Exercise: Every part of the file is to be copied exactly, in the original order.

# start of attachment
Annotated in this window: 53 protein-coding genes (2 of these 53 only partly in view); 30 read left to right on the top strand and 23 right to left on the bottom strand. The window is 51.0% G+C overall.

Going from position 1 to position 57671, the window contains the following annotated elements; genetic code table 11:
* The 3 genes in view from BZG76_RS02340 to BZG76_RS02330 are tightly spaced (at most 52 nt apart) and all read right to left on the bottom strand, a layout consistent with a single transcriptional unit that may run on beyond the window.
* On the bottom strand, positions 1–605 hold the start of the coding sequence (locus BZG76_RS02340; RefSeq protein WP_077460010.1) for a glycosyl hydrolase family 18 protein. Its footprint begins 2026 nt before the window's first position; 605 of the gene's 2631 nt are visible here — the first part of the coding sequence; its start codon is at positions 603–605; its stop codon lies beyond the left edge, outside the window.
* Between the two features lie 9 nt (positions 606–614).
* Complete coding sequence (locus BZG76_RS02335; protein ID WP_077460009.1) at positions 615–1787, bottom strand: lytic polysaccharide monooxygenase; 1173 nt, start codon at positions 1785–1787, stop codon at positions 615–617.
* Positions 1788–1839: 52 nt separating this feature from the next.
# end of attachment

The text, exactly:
Annotated in this window: 53 protein-coding genes (2 of these 53 only partly in view); 30 read left to right on the top strand and 23 right to left on the bottom strand. The window is 51.0% G+C overall.

Going from position 1 to position 57671, the window contains the following annotated elements; genetic code table 11:
* The 3 genes in view from BZG76_RS02340 to BZG76_RS02330 are tightly spaced (at most 52 nt apart) and all read right to left on the bottom strand, a layout consistent with a single transcriptional unit that may run on beyond the window.
* On the bottom strand, positions 1–605 hold the start of the coding sequence (locus BZG76_RS02340; RefSeq protein WP_077460010.1) for a glycosyl hydrolase family 18 protein. Its footprint begins 2026 nt before the window's first position; 605 of the gene's 2631 nt are visible here — the first part of the coding sequence; its start codon is at positions 603–605; its stop codon lies beyond the left edge, outside the window.
* Between the two features lie 9 nt (positions 606–614).
* Complete coding sequence (locus BZG76_RS02335; protein ID WP_077460009.1) at positions 615–1787, bottom strand: lytic polysaccharide monooxygenase; 1173 nt, start codon at positions 1785–1787, stop codon at positions 615–617.
* Positions 1788–1839: 52 nt separating this feature from the next.